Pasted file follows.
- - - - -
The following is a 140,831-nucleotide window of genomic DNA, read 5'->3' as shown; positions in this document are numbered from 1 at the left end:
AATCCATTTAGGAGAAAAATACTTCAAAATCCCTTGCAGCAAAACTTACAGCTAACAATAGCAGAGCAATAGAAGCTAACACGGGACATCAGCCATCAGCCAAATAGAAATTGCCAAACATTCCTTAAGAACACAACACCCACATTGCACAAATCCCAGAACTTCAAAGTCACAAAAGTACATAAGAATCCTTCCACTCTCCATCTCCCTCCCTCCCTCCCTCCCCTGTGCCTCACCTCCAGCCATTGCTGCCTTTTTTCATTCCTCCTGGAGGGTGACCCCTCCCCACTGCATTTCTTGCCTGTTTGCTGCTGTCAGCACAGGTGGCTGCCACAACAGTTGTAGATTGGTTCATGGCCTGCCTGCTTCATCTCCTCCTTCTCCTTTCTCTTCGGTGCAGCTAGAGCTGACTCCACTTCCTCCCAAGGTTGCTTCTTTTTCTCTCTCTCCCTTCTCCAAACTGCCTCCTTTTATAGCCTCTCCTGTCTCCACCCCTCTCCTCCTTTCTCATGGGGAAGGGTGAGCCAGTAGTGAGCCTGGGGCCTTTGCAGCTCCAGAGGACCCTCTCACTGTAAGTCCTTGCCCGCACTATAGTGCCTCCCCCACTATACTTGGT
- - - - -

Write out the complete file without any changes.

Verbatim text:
The following is a 140,831-nucleotide window of genomic DNA, read 5'->3' as shown; positions in this document are numbered from 1 at the left end:
AATCCATTTAGGAGAAAAATACTTCAAAATCCCTTGCAGCAAAACTTACAGCTAACAATAGCAGAGCAATAGAAGCTAACACGGGACATCAGCCATCAGCCAAATAGAAATTGCCAAACATTCCTTAAGAACACAACACCCACATTGCACAAATCCCAGAACTTCAAAGTCACAAAAGTACATAAGAATCCTTCCACTCTCCATCTCCCTCCCTCCCTCCCTCCCCTGTGCCTCACCTCCAGCCATTGCTGCCTTTTTTCATTCCTCCTGGAGGGTGACCCCTCCCCACTGCATTTCTTGCCTGTTTGCTGCTGTCAGCACAGGTGGCTGCCACAACAGTTGTAGATTGGTTCATGGCCTGCCTGCTTCATCTCCTCCTTCTCCTTTCTCTTCGGTGCAGCTAGAGCTGACTCCACTTCCTCCCAAGGTTGCTTCTTTTTCTCTCTCTCCCTTCTCCAAACTGCCTCCTTTTATAGCCTCTCCTGTCTCCACCCCTCTCCTCCTTTCTCATGGGGAAGGGTGAGCCAGTAGTGAGCCTGGGGCCTTTGCAGCTCCAGAGGACCCTCTCACTGTAAGTCCTTGCCCGCACTATAGTGCCTCCCCCACTATACTTGGT